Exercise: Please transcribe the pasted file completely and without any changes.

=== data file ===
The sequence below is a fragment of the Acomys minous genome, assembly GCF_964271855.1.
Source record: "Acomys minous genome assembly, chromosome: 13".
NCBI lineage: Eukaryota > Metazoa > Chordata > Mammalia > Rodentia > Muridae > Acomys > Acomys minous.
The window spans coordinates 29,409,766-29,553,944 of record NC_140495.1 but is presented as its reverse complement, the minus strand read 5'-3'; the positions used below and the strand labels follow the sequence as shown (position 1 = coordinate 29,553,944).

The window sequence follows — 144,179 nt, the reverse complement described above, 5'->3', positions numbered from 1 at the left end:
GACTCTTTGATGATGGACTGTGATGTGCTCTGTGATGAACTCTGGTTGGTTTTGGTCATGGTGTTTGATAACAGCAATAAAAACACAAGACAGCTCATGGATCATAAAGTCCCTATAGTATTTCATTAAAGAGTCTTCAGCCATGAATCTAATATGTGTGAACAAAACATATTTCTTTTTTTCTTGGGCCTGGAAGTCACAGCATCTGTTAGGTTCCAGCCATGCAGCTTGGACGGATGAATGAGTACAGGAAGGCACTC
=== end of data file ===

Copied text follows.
The sequence below is a fragment of the Acomys minous genome, assembly GCF_964271855.1.
Source record: "Acomys minous genome assembly, chromosome: 13".
NCBI lineage: Eukaryota > Metazoa > Chordata > Mammalia > Rodentia > Muridae > Acomys > Acomys minous.
The window spans coordinates 29,409,766-29,553,944 of record NC_140495.1 but is presented as its reverse complement, the minus strand read 5'-3'; the positions used below and the strand labels follow the sequence as shown (position 1 = coordinate 29,553,944).

The window sequence follows — 144,179 nt, the reverse complement described above, 5'->3', positions numbered from 1 at the left end:
GACTCTTTGATGATGGACTGTGATGTGCTCTGTGATGAACTCTGGTTGGTTTTGGTCATGGTGTTTGATAACAGCAATAAAAACACAAGACAGCTCATGGATCATAAAGTCCCTATAGTATTTCATTAAAGAGTCTTCAGCCATGAATCTAATATGTGTGAACAAAACATATTTCTTTTTTTCTTGGGCCTGGAAGTCACAGCATCTGTTAGGTTCCAGCCATGCAGCTTGGACGGATGAATGAGTACAGGAAGGCACTC